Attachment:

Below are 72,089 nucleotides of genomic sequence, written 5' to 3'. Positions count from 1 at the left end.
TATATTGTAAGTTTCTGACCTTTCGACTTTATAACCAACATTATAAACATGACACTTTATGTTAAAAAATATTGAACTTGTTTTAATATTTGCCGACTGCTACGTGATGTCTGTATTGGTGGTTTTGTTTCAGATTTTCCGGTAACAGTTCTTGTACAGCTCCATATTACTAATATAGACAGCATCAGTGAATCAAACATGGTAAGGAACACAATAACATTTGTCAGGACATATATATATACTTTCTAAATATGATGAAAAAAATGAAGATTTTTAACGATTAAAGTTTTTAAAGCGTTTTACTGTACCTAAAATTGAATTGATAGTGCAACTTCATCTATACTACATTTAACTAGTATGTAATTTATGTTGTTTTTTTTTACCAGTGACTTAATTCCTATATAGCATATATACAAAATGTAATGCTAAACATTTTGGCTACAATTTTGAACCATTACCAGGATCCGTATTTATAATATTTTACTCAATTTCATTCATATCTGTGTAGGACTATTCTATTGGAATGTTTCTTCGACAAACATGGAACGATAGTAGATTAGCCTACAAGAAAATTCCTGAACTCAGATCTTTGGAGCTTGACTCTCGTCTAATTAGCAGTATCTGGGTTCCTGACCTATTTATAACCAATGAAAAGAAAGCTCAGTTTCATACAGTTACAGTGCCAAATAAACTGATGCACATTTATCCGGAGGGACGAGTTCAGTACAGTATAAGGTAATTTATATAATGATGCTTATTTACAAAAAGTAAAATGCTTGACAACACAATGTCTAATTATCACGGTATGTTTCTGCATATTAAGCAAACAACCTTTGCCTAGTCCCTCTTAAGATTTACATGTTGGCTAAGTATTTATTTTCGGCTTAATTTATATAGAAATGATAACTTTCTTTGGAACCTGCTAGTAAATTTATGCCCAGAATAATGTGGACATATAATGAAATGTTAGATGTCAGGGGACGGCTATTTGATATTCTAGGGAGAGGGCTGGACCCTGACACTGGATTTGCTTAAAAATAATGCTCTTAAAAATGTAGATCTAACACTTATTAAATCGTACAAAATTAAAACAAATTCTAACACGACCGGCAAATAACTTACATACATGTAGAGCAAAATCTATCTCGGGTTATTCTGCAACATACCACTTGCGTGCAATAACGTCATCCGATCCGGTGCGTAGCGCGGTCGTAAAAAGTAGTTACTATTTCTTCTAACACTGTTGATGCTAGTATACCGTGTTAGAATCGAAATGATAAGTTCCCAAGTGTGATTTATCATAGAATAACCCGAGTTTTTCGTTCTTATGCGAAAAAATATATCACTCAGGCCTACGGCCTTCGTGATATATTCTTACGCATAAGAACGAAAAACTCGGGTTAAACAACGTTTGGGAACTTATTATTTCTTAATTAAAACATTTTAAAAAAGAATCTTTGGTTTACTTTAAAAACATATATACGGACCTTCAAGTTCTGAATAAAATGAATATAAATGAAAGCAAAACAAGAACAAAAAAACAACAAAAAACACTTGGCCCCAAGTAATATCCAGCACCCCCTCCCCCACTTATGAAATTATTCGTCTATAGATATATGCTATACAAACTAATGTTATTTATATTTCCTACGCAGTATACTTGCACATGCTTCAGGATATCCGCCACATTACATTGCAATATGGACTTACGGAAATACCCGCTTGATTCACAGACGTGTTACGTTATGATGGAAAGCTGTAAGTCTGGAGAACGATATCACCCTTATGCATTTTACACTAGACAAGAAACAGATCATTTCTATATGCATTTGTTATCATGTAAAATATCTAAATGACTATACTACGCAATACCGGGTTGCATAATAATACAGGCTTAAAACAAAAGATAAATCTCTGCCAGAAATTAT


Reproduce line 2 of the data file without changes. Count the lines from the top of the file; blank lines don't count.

TATATTGTAAGTTTCTGACCTTTCGACTTTATAACCAACATTATAAACATGACACTTTATGTTAAAAAATATTGAACTTGTTTTAATATTTGCCGACTGCTACGTGATGTCTGTATTGGTGGTTTTGTTTCAGATTTTCCGGTAACAGTTCTTGTACAGCTCCATATTACTAATATAGACAGCATCAGTGAATCAAACATGGTAAGGAACACAATAACATTTGTCAGGACATATATATATACTTTCTAAATATGATGAAAAAAATGAAGATTTTTAACGATTAAAGTTTTTAAAGCGTTTTACTGTACCTAAAATTGAATTGATAGTGCAACTTCATCTATACTACATTTAACTAGTATGTAATTTATGTTGTTTTTTTTTACCAGTGACTTAATTCCTATATAGCATATATACAAAATGTAATGCTAAACATTTTGGCTACAATTTTGAACCATTACCAGGATCCGTATTTATAATATTTTACTCAATTTCATTCATATCTGTGTAGGACTATTCTATTGGAATGTTTCTTCGACAAACATGGAACGATAGTAGATTAGCCTACAAGAAAATTCCTGAACTCAGATCTTTGGAGCTTGACTCTCGTCTAATTAGCAGTATCTGGGTTCCTGACCTATTTATAACCAATGAAAAGAAAGCTCAGTTTCATACAGTTACAGTGCCAAATAAACTGATGCACATTTATCCGGAGGGACGAGTTCAGTACAGTATAAGGTAATTTATATAATGATGCTTATTTACAAAAAGTAAAATGCTTGACAACACAATGTCTAATTATCACGGTATGTTTCTGCATATTAAGCAAACAACCTTTGCCTAGTCCCTCTTAAGATTTACATGTTGGCTAAGTATTTATTTTCGGCTTAATTTATATAGAAATGATAACTTTCTTTGGAACCTGCTAGTAAATTTATGCCCAGAATAATGTGGACATATAATGAAATGTTAGATGTCAGGGGACGGCTATTTGATATTCTAGGGAGAGGGCTGGACCCTGACACTGGATTTGCTTAAAAATAATGCTCTTAAAAATGTAGATCTAACACTTATTAAATCGTACAAAATTAAAACAAATTCTAACACGACCGGCAAATAACTTACATACATGTAGAGCAAAATCTATCTCGGGTTATTCTGCAACATACCACTTGCGTGCAATAACGTCATCCGATCCGGTGCGTAGCGCGGTCGTAAAAAGTAGTTACTATTTCTTCTAACACTGTTGATGCTAGTATACCGTGTTAGAATCGAAATGATAAGTTCCCAAGTGTGATTTATCATAGAATAACCCGAGTTTTTCGTTCTTATGCGAAAAAATATATCACTCAGGCCTACGGCCTTCGTGATATATTCTTACGCATAAGAACGAAAAACTCGGGTTAAACAACGTTTGGGAACTTATTATTTCTTAATTAAAACATTTTAAAAAAGAATCTTTGGTTTACTTTAAAAACATATATACGGACCTTCAAGTTCTGAATAAAATGAATATAAATGAAAGCAAAACAAGAACAAAAAAACAACAAAAAACACTTGGCCCCAAGTAATATCCAGCACCCCCTCCCCCACTTATGAAATTATTCGTCTATAGATATATGCTATACAAACTAATGTTATTTATATTTCCTACGCAGTATACTTGCACATGCTTCAGGATATCCGCCACATTACATTGCAATATGGACTTACGGAAATACCCGCTTGATTCACAGACGTGTTACGTTATGATGGAAAGCTGTAAGTCTGGAGAACGATATCACCCTTATGCATTTTACACTAGACAAGAAACAGATCATTTCTATATGCATTTGTTATCATGTAAAATATCTAAATGACTATACTACGCAATACCGGGTTGCATAATAATACAGGCTTAAAACAAAAGATAAATCTCTGCCAGAAATTAT